Twentieth Century Poetry: Selves and Situations

By Peter Robinson | Go to book overview

CHAPTER 11
Tom Raworth and the Pop Art
Explosion

I

Difficulties for advanced artists in the middle of the pop-art explosion were outlined by Hal Foster in a London Review of Books article called ‘Pop Eye’:

It is possible to conclude from this commingling of Modernist art and comic strip
that by the early 1960s most devices of the avant-garde had become little more
than gadgets of commercial design. And certainly this is one dilemma of the
postwar or ‘neo’ avant-garde: some of the anti-art measures of the prewar or
‘historical’ avant-garde had become the stuff not only of established taste but also
of the spectacle industries.1

These remarks cut so sharply across the ‘high’- and ‘mass’-art divide that you might be forgiven for thinking artists such as Robert Rauchenberg or Andy Warhol (both of whom earned a living at first by doing commercial design work) were, however ambivalently, involved in the preservation of the distinction between fine and commercial, high and mass art, even as they benefitted from crossover and juxtaposition. Certainly Arthur C. Danto found the challenge of the Warhol Brillo Boxes a prompt in that direction, being enabled to see them as art in 1964 thanks to his dawning idea of ‘an artworld’.2 T. J. Clark too implied as much when contrasting pop with abstract expressionism: ‘The “popular” was easier to handle than the vulgar—it has more of a smell of art about it.’3 Foster’s reference to the ‘spectacle industries’ equally recalls the ways in which Clark has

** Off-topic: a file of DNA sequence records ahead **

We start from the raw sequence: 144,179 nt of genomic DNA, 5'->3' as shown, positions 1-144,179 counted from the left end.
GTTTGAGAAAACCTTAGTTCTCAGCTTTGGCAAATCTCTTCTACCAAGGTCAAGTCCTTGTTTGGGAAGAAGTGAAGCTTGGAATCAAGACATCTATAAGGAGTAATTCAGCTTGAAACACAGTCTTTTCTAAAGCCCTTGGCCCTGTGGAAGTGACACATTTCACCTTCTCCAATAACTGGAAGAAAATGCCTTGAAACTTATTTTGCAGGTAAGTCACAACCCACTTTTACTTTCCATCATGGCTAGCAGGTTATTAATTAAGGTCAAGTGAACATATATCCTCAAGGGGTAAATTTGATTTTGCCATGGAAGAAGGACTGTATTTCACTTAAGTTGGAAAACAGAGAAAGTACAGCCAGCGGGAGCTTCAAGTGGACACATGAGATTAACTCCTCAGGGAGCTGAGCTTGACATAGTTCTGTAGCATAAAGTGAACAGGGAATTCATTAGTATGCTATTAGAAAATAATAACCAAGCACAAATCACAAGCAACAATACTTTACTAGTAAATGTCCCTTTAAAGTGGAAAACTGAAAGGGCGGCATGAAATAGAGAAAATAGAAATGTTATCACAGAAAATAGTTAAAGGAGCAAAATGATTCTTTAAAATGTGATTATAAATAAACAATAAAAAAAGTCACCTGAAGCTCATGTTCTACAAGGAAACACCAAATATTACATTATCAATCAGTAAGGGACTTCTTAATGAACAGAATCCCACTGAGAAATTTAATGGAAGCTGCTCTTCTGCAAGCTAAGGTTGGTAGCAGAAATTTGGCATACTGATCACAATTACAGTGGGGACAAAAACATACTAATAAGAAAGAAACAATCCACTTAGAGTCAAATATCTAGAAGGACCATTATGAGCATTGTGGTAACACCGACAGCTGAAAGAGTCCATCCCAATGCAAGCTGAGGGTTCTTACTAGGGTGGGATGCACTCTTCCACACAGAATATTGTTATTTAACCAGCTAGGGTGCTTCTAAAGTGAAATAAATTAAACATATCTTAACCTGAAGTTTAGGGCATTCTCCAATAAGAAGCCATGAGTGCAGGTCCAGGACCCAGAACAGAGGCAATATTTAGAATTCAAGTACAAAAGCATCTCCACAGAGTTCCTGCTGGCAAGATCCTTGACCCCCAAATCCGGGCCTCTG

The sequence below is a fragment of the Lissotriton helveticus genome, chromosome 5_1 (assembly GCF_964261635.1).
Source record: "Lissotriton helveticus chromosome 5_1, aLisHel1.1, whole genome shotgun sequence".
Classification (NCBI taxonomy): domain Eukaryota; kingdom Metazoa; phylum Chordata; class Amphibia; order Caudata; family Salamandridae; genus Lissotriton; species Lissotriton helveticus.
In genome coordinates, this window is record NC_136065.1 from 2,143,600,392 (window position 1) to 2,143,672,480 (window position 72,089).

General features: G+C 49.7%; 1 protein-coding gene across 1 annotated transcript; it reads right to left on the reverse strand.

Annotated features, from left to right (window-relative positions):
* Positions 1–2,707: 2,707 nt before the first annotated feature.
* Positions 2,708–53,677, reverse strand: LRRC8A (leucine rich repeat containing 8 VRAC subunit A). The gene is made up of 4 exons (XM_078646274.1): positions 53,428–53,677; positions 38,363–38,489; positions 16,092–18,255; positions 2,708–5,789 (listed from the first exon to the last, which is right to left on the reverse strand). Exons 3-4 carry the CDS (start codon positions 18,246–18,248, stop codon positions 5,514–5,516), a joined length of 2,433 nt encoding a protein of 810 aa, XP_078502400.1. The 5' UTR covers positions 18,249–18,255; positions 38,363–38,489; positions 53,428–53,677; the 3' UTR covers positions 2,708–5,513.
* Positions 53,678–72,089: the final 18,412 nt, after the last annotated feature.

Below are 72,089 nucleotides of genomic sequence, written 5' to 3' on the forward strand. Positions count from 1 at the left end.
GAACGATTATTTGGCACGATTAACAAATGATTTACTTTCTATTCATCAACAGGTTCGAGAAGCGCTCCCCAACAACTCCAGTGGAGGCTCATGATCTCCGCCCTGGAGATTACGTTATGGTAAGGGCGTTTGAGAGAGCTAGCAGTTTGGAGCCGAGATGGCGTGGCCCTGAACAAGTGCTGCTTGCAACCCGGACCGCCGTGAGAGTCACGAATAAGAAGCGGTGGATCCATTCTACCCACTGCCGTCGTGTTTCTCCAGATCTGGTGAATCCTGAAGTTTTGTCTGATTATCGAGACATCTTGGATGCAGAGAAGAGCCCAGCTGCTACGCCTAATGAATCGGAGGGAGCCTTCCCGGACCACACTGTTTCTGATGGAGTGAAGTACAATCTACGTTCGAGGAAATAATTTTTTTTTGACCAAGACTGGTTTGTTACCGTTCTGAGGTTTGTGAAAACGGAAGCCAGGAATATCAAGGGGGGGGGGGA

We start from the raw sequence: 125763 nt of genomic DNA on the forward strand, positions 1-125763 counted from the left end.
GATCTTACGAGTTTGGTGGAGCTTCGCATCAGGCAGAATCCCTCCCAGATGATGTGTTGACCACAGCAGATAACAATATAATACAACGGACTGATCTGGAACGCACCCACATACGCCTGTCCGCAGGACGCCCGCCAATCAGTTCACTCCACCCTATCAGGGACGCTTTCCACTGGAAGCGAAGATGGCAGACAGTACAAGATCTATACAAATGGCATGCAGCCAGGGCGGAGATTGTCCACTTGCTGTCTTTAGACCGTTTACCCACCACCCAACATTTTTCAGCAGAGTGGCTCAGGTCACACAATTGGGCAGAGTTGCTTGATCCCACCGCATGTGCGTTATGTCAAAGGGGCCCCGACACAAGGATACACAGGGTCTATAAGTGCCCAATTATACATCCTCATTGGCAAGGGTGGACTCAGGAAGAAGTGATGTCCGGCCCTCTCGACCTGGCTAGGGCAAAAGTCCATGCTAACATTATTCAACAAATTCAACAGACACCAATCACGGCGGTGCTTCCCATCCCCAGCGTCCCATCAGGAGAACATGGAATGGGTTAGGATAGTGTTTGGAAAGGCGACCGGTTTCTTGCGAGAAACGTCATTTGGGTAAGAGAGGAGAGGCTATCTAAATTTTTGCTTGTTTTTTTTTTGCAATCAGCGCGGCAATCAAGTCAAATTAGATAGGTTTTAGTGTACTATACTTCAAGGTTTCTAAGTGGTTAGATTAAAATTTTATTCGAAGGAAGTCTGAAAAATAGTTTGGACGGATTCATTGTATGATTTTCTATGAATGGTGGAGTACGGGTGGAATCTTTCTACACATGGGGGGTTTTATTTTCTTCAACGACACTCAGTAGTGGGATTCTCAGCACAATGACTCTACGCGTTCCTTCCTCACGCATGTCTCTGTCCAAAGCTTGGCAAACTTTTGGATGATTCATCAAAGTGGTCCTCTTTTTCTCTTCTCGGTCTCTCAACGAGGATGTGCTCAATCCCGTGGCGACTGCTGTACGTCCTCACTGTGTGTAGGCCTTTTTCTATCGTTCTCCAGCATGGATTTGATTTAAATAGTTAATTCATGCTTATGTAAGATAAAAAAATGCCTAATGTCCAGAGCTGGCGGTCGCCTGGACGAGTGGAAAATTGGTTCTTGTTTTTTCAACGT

1 Hal Foster, ‘Pop Eye’, London Review of Books, 24/16, 22 Aug. 2002, 7. See also comments on the use of Jackson Pollock drip paintings by Cecil Beaton in a 1 Mar. 1951 Vogue fashion shoot in T. J. Clark, Farewell to an Idea: Episodes from a History of Modernism (New Haven, Conn., and London: Yale University Press, 1999), 302–4, or remarks on the designer takeover of her op art in Bridget Riley, Dialogues on Art (London: Zwemmer, 1995), 66–70.

2 Arthur C. Danto, ‘The Art World’, Journal of Philosophy, 61/19 (1964), 580.

3 Clark, Farewell to an Idea, 401.

-206-

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